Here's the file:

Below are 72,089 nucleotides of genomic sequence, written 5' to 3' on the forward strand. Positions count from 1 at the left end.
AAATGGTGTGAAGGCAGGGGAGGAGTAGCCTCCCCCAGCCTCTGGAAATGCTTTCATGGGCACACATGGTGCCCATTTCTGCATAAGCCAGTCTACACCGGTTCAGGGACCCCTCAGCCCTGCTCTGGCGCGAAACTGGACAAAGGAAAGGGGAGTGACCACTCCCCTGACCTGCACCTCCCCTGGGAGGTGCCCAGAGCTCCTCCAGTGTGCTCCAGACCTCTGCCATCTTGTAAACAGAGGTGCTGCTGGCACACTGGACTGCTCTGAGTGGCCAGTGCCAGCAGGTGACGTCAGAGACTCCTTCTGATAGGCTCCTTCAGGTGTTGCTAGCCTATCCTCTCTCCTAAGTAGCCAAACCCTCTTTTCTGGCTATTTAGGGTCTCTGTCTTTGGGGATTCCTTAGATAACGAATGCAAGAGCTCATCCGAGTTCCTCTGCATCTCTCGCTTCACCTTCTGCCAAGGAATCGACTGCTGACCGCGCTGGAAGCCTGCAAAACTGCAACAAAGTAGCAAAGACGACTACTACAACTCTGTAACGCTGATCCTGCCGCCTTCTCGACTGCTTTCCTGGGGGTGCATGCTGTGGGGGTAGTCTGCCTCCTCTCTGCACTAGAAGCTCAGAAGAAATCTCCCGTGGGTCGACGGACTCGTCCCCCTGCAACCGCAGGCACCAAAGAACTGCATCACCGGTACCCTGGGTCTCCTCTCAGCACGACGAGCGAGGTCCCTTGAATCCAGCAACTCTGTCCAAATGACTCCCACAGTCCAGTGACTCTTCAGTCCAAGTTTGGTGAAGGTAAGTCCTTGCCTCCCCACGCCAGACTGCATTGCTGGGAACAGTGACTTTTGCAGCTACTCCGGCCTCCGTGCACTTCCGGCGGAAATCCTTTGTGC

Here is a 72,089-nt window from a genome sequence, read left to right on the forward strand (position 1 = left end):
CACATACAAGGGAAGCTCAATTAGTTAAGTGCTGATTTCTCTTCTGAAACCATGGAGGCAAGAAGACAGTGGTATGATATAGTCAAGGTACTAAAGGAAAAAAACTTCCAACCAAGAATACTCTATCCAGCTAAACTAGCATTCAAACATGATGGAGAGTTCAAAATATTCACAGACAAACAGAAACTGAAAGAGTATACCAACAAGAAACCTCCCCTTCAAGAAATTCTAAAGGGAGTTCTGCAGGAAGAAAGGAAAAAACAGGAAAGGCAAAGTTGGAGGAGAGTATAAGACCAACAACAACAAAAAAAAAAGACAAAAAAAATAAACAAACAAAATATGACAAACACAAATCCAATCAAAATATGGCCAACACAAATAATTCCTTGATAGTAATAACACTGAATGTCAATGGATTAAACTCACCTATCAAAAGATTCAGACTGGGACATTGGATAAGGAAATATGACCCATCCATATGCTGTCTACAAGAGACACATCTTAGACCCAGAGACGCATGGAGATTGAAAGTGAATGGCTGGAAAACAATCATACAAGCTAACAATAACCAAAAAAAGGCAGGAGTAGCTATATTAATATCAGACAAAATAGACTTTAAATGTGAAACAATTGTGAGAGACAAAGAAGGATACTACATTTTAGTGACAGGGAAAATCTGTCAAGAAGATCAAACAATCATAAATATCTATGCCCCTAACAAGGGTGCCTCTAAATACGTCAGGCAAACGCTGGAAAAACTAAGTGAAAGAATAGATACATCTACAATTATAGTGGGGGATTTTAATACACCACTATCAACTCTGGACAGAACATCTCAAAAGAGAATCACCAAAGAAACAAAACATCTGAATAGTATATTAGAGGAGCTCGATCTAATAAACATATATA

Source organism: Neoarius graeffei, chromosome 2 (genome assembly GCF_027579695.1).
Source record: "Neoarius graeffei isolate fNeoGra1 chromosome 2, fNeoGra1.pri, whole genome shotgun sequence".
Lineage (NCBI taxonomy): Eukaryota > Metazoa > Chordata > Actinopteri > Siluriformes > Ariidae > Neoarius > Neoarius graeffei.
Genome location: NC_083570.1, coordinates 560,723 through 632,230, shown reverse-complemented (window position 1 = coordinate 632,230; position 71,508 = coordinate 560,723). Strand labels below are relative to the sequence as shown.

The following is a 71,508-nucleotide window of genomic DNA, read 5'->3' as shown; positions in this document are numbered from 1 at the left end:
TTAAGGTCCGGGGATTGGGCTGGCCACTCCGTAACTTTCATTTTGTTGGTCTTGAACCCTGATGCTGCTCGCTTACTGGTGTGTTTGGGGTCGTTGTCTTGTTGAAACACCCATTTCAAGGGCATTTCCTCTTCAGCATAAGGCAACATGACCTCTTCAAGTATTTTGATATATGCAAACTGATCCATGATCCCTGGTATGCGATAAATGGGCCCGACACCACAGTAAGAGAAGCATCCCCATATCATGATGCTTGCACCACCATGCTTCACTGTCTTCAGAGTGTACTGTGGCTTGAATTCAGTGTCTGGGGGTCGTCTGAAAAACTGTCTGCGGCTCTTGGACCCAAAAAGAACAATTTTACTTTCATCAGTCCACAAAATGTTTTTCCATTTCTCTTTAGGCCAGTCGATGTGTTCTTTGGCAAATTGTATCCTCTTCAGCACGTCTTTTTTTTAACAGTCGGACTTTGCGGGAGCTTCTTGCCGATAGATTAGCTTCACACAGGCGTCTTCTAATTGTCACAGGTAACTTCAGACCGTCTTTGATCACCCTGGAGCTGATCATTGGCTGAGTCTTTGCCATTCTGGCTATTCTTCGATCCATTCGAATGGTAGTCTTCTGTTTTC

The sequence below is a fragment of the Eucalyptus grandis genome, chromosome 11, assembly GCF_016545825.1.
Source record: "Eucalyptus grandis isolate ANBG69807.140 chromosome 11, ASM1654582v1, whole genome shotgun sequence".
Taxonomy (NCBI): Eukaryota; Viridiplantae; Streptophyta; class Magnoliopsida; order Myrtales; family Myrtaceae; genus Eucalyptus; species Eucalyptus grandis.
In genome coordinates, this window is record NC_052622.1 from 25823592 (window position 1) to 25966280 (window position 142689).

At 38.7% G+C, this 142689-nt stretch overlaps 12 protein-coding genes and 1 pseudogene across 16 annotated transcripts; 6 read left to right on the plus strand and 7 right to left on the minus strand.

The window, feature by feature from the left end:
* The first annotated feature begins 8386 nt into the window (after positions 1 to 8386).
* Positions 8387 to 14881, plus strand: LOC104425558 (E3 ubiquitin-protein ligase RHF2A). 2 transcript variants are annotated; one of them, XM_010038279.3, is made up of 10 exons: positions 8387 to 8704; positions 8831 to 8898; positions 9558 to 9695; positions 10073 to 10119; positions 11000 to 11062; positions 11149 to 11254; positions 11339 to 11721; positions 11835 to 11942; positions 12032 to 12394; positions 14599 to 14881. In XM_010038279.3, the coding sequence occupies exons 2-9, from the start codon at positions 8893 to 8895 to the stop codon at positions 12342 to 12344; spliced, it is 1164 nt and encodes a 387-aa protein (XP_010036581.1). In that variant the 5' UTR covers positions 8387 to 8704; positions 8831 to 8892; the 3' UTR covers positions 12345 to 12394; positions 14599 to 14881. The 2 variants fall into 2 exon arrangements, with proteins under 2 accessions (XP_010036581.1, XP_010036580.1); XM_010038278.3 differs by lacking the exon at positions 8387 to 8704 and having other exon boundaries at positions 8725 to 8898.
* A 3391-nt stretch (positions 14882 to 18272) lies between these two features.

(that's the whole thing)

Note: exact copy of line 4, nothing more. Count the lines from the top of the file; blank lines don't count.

CACATACAAGGGAAGCTCAATTAGTTAAGTGCTGATTTCTCTTCTGAAACCATGGAGGCAAGAAGACAGTGGTATGATATAGTCAAGGTACTAAAGGAAAAAAACTTCCAACCAAGAATACTCTATCCAGCTAAACTAGCATTCAAACATGATGGAGAGTTCAAAATATTCACAGACAAACAGAAACTGAAAGAGTATACCAACAAGAAACCTCCCCTTCAAGAAATTCTAAAGGGAGTTCTGCAGGAAGAAAGGAAAAAACAGGAAAGGCAAAGTTGGAGGAGAGTATAAGACCAACAACAACAAAAAAAAAAGACAAAAAAAATAAACAAACAAAATATGACAAACACAAATCCAATCAAAATATGGCCAACACAAATAATTCCTTGATAGTAATAACACTGAATGTCAATGGATTAAACTCACCTATCAAAAGATTCAGACTGGGACATTGGATAAGGAAATATGACCCATCCATATGCTGTCTACAAGAGACACATCTTAGACCCAGAGACGCATGGAGATTGAAAGTGAATGGCTGGAAAACAATCATACAAGCTAACAATAACCAAAAAAAGGCAGGAGTAGCTATATTAATATCAGACAAAATAGACTTTAAATGTGAAACAATTGTGAGAGACAAAGAAGGATACTACATTTTAGTGACAGGGAAAATCTGTCAAGAAGATCAAACAATCATAAATATCTATGCCCCTAACAAGGGTGCCTCTAAATACGTCAGGCAAACGCTGGAAAAACTAAGTGAAAGAATAGATACATCTACAATTATAGTGGGGGATTTTAATACACCACTATCAACTCTGGACAGAACATCTCAAAAGAGAATCACCAAAGAAACAAAACATCTGAATAGTATATTAGAGGAGCTCGATCTAATAAACATATATA